Irradiated nuclear fuel management: resource versus waste

K. L. N A S H, Washington State University, USA and G. J. LUMETTA and J. D. VIENNA, Pacific Northwest National Laboratory, USA

DOI: 10.1533/9780857097446.1.145

Abstract: Management of irradiated fuel is an important component of commercial nuclear power production. Although it is broadly agreed that the disposition of some fraction of the fuel in geological repositories will be necessary, each of the fuel cycle options (once-through, limited recycle, advanced partitioning and transmutation, fuel breeders) introduces distinct waste management challenges. The choice of options significantly affects what fraction of material will be disposed in what manner. To further complicate this question, until geological repositories are available to accept commercial irradiated fuel, these materials must be safely stored. This chapter discusses some of these options.

Key words: nuclear fuel cycle, Yucca Mountain, waste forms, separations, partitioning.

5.1 Introduction

Nuclear power accounts for 22% of global electricity generating capacity (NEA, 2010). It is anticipated that nuclear power will continue to supply approximately 20% of the world’s electricity through at least 2035. Accord­ing to the World Nuclear Association, ‘A typical 1000 MWe light water reactor will generate (directly and indirectly) 200-350 m3 low — and interme­diate-level waste per year. It will also discharge about 20 m3 (27 tonnes) of used fuel per year, which corresponds to a 75 m3 disposal volume following encapsulation if it is treated as waste. Where that used fuel is reprocessed, only 3 m3 of vitrified waste (glass) is produced, which is equivalent to a 28 m3 disposal volume following placement in a disposal canister’ (World Nuclear Association, 2011). These estimates will vary depending on the degree of separation applied in the reprocessing and other factors. The worldwide inventory of existing (as of 2009) irradiated fuel resulting from nuclear power production is 165,390 metric tons, and the annual production rate in 2009 was approximately 7,300 metric tons (NEA, 2010). This rate of irradi­ated fuel production is expected to continue (and in all likelihood will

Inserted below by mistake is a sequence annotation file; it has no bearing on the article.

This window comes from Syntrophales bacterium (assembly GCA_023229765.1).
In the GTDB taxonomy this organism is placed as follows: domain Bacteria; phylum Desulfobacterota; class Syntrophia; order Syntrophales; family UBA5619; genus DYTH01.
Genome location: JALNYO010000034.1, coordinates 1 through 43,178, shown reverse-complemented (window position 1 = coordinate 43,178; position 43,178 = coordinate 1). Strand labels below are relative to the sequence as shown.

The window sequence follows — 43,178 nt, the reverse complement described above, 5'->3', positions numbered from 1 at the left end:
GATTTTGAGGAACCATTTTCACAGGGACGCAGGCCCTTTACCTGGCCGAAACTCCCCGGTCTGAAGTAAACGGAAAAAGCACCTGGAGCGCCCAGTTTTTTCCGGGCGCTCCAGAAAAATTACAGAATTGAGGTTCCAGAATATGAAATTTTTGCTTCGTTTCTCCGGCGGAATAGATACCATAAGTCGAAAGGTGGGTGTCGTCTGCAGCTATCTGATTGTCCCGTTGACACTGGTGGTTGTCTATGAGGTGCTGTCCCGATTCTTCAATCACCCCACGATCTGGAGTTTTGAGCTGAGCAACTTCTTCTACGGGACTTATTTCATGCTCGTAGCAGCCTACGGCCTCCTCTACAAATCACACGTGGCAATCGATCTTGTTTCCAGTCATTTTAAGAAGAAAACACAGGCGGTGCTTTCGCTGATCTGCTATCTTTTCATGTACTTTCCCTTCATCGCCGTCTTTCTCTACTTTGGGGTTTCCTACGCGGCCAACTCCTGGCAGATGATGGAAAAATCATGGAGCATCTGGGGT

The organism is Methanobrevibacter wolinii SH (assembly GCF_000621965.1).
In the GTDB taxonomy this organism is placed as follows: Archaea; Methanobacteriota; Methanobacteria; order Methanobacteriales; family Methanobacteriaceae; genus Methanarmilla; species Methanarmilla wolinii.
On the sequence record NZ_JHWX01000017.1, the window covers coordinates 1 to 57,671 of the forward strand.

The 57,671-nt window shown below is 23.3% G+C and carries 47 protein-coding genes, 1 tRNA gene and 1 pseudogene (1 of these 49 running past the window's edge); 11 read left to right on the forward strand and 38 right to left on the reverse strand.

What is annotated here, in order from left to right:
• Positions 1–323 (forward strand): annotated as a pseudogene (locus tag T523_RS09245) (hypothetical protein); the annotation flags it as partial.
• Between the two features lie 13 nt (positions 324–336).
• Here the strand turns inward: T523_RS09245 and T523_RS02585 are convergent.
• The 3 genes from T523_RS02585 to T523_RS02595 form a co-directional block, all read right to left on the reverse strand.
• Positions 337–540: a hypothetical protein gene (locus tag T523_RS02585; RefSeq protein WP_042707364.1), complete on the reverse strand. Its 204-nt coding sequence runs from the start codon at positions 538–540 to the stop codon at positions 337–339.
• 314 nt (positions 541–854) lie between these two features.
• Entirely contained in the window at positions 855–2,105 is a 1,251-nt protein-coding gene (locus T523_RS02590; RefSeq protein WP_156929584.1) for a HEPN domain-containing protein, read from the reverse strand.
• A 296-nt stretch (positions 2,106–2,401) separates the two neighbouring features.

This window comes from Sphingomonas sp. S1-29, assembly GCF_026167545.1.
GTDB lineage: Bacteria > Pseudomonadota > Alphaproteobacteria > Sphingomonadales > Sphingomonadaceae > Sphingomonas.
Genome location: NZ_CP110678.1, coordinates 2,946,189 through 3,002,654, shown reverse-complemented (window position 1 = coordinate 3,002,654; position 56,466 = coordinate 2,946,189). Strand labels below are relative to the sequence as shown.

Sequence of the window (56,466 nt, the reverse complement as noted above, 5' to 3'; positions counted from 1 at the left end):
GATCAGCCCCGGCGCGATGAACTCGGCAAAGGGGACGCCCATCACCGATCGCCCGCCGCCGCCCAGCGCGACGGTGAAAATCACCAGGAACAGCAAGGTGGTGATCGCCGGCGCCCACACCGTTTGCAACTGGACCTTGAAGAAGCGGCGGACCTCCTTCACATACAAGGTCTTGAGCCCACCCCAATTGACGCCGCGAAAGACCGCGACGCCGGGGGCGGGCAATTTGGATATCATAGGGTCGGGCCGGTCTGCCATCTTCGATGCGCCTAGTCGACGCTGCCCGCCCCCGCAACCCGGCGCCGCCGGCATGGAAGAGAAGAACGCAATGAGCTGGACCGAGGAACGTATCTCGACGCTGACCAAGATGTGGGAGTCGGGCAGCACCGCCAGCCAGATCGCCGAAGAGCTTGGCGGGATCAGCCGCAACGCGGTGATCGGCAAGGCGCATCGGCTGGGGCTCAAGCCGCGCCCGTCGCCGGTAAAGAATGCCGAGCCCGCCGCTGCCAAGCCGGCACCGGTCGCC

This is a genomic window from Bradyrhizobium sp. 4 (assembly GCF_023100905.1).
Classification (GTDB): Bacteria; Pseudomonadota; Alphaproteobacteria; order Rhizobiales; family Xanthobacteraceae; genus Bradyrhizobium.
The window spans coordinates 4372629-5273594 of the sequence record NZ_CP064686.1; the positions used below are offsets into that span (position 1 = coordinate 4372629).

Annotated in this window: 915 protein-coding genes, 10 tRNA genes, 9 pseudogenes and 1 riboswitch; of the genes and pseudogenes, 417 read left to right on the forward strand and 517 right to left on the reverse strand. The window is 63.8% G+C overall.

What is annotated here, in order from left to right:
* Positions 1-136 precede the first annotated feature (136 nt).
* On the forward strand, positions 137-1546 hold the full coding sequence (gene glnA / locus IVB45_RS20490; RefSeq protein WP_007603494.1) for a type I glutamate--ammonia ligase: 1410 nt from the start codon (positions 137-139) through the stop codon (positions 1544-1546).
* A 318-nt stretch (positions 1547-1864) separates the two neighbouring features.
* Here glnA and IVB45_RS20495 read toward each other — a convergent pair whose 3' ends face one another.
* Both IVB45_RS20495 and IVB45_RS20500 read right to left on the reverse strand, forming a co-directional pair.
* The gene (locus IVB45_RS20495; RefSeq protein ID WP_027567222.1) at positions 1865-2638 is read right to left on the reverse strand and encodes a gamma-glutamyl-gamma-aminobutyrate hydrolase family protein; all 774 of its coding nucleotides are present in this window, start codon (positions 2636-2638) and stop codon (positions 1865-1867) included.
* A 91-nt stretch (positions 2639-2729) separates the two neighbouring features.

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increase) through 2035. Managing this highly radioactive material poses significant challenges to the nuclear power industry and to human society.

Emplacement in deep geological repositories is commonly accepted as the best option for disposing of the waste components of irradiated fuel. However, no repositories suitable for accepting irradiated fuel from power reactors exist. Furthermore, establishing the location of geological reposi­tories is difficult both technically and politically, as illustrated by the US experience with the planned repository at Yucca Mountain in Nevada. Thus for the foreseeable future, utilities will continue to store the irradiated fuel at the reactor sites. There is also some debate as to whether irradiated power reactor fuel should be viewed as simply waste (as in the once — through fuel cycle), or as a resource (closed or partially-closed fuel cycle). This chapter will address these issues as they relate to the management of commercial irradiated (also termed spent or used) fuel.

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